Saturday's Keystone: Trent Cole

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Dec 13, 2012; Philadelphia, PA, USA; Philadelphia Eagles defensive end Trent Cole (58) celebrates his sack with defensive end Darryl Tapp (55) against the Cincinnati Bengals during the second quarter at Lincoln Financial Field. Mandatory Credit: Eric Hartline-USA TODAY Sports

Trent went on to study criminal justice at the University of Cincinnati, but you should not expect to see him flashing you a badge just yet.   He also played football there, and played it well. .  The Cincinnati Bearcats knew they had a defensive star in the making, but were not sure what to do with him.  He was merely a young man with a well chiseled physique with less than a 7 per cent body fat, prompting a new nickname “Scrap Iron”.  And he came to play football.

Trent was red-shirted his first year at Cincinnati, a casualty of “Proposition 48″ –  compelling colleges to commit scholarships to non-football athletics.  However, in 2002, Trent started nine games, a majority as a 227-pound defensive/nose tackle, registering 86 tackles (40 solos), five sacks, 12 stops for losses, ten pressures and two fumble recoveries.  That performance earned him Conference USA Defensive Newcomer of the Year honors.  The next year, Trent was moved to defensive end to take advantage of his quickness.  Cole responded with an incredible collegiate career, routinely tackling behind the line of scrimmage and setting or pushing close to college records.  By 2005,  Trent was eager to take his game to the next level, the NFL. Due to his success at Cincinnati,  Cole expected to be drafted some time in the first three rounds of the 2005 NFL draft. But he caught pneumonia twice as he was training after his senior season and watched powerlessly as his draft stock plummeted.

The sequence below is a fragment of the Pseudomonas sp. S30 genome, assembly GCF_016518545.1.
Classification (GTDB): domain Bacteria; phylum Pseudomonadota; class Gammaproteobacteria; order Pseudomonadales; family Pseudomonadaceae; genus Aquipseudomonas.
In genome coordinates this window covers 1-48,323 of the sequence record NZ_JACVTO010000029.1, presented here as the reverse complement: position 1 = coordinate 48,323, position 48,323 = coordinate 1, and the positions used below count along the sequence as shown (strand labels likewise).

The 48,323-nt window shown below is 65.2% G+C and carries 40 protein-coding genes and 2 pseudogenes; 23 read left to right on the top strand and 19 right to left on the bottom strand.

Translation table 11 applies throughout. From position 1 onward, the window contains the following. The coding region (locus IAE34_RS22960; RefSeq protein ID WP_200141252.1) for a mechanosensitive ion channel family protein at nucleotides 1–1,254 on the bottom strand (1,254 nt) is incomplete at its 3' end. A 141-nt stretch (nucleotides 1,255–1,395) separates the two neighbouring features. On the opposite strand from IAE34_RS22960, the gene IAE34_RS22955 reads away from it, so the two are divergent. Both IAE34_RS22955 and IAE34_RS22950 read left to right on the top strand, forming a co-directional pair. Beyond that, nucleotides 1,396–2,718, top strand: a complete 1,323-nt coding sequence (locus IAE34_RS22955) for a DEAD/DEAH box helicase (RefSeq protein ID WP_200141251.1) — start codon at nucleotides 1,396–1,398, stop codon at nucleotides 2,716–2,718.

“I remember catching it, trying to recover from it, and then I got put in the hospital,” said Cole. “The doctor told me that I was going to get it again in a week or so, and I got it again. It really hurt me, and I went from 260 pounds to 230. I couldn’t perform at the combine. I remember going into the meetings and answering a couple of questions before the coaches would excuse me to go back to the room because I was  so sick. I couldn’t even look at them, it was bad.”

But one team did look at him.   In exchange for trading James Thrash to the Washington Redskins, the Philadelphia Eagles were sitting at that 146th pick, and in the fifth round, they selected Cincinnati Bearcat defensive end Trent Cole.

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